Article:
At my plastic surgery practice in Phoenix, I specialize in breast procedures, including breast reduction. Breast reduction isn’t as widely publicized as breast augmentation, and as a result I often find that my breast reduction patients have a lot of questions. Here are my answers to some of the most common breast reduction questions and their answers.
Q: Will insurance pay for my breast reduction?
In some cases, insurance will pay for part of a woman’s breast reduction surgery. This typically depends on whether or not your insurance company regards the procedure as medically necessary. Your insurance company may make this decision based on how much breast tissue will be removed, or they may require you to provide documentation that your breast size is causing you physical problems like neck, shoulder and back pain, deep bra strap grooves, and skin rashes beneath the breasts. We don’t participate in any insurance programs, but we are happy to provide patients with their consultation note, operative report, and photos in order to help them submit a claim to their insurance carrier.
Q: Will I have unsightly scars after breast reduction?
Surgery always creates some type of scar, but in most cases the scars fade nicely over time and are a small tradeoff for the vastly improved breast shape and size, as well as improvement in back, neck and shoulder pain. Fortunately for my patients, I have spent years training with leading innovators in the area of breast reduction surgery. Much of my training focused on minimizing scars through the use of under-the-skin dissolving sutures (to avoid stitch marks), and the vertical or “Lejour” technique (to avoid a scar under the breast in certain patients). All of these techniques help limit scars in ways that the traditional anchor shaped incision with external stitches or staples cannot.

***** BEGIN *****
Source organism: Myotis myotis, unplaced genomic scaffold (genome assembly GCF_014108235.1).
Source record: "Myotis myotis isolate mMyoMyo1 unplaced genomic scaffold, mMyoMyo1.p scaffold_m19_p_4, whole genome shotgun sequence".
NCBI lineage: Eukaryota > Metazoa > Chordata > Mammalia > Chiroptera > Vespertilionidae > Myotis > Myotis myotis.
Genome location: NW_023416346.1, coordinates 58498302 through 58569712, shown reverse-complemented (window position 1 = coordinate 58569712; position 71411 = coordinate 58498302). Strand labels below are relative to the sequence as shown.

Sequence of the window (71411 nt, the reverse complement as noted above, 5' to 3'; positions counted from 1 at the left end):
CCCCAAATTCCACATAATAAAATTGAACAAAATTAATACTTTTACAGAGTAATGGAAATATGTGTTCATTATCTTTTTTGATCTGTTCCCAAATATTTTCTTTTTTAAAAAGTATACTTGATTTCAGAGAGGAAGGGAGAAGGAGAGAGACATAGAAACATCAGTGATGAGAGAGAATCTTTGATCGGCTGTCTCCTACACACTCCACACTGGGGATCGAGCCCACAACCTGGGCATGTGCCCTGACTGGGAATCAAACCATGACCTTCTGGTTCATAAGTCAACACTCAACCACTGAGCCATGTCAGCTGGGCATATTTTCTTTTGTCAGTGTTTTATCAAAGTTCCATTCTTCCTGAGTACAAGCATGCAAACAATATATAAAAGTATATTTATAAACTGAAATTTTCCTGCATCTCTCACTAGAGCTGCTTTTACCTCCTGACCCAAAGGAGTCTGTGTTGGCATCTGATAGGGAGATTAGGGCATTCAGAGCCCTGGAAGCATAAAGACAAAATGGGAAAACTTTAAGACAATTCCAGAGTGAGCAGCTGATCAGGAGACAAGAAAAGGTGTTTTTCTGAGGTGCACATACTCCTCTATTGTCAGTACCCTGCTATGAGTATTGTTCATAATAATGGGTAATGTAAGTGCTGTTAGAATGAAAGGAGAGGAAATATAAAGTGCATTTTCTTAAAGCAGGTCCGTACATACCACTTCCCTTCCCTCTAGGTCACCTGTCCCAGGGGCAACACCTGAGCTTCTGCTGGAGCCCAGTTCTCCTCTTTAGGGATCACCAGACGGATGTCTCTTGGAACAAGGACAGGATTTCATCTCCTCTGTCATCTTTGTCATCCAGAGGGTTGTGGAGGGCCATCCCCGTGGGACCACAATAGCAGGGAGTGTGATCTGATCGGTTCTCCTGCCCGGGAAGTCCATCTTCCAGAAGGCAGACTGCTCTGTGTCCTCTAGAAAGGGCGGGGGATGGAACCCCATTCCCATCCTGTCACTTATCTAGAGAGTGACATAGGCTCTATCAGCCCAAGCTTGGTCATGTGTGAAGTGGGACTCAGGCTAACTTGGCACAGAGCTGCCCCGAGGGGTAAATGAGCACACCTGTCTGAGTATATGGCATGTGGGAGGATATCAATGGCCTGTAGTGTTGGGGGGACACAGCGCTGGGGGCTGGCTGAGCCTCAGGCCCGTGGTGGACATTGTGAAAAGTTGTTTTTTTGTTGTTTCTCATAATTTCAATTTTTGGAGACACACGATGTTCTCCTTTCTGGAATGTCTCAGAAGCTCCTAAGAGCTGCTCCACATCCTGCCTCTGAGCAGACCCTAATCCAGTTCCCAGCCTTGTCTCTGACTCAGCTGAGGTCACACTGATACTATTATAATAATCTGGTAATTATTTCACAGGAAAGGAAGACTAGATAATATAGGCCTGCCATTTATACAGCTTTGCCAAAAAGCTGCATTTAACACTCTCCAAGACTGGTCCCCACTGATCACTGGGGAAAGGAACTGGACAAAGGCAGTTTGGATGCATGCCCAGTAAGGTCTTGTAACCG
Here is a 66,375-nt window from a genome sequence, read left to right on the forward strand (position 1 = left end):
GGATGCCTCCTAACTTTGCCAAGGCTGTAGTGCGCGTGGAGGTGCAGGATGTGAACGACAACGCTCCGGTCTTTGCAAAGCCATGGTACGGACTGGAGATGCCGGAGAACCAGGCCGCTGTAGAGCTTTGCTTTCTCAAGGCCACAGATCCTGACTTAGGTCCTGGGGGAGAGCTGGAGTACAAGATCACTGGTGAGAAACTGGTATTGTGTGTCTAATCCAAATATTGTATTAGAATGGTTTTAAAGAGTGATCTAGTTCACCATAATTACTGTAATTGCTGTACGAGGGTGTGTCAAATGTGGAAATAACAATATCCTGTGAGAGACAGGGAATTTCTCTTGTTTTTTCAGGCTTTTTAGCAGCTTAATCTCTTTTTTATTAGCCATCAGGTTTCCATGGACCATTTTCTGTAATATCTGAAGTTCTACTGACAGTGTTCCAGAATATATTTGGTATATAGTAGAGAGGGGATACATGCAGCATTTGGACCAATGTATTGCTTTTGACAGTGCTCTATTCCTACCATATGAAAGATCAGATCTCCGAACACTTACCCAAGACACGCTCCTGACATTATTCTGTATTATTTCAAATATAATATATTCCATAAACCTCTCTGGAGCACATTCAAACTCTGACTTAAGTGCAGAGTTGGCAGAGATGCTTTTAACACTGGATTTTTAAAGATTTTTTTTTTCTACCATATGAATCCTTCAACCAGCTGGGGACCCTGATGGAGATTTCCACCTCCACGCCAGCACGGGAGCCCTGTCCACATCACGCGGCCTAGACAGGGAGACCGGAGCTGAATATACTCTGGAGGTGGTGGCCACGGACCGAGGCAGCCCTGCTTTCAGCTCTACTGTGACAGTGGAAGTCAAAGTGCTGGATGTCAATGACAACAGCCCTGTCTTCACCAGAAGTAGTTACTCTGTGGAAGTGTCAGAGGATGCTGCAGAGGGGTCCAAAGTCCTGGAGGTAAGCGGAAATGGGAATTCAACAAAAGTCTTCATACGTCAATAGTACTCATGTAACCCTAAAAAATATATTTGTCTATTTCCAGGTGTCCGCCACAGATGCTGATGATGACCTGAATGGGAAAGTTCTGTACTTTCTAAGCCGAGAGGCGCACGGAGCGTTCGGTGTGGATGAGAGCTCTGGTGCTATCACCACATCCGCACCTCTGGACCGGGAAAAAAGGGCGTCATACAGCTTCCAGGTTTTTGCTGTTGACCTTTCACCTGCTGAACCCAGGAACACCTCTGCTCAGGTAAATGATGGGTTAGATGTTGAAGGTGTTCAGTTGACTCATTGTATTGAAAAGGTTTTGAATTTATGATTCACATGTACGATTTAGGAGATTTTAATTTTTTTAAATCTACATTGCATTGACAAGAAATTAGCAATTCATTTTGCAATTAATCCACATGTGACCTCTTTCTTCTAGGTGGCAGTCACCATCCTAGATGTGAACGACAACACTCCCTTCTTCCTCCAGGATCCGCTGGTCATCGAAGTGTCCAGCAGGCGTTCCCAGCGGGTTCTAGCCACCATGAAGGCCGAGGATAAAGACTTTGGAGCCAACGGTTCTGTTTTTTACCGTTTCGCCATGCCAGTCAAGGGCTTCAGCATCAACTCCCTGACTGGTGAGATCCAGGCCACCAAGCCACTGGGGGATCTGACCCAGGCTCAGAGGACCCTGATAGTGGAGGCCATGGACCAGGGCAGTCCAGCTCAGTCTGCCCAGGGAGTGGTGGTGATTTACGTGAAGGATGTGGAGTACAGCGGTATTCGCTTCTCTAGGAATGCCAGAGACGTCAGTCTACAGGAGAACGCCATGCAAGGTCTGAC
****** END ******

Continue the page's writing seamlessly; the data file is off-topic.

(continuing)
Q: What about my enlarged areolas?
Overly large areolas can be just as troubling as overly large breasts, but fortunately this is corrected as part of a breast reduction surgery. The areola is the circle of darker skin surrounding the nipple, and a skilled surgeon will make sure to improve the size, shape, and position of your areolas to match your new breast shape. Since the breast reduction incision encircles the areola, it is fairly straightforward to adjust the look of the areola simply by trimming away the desired amount of excess skin (while leaving the remaining nipple and areola completely connected to the breast).
Q: Can I breastfeed after breast reduction?
A skilled breast reduction surgeon using up-to-date techniques has a good chance at preserving your ability to breastfeed (in the range of 60-65% on average). Since new techniques let us leave the nipple attached and keep the majority of ducts, nerves, and blood supply intact, milk production is less likely to be impaired. I always make it a point to discuss issues such as these during the breast reduction consultation so that I can develop the best approach for each patient.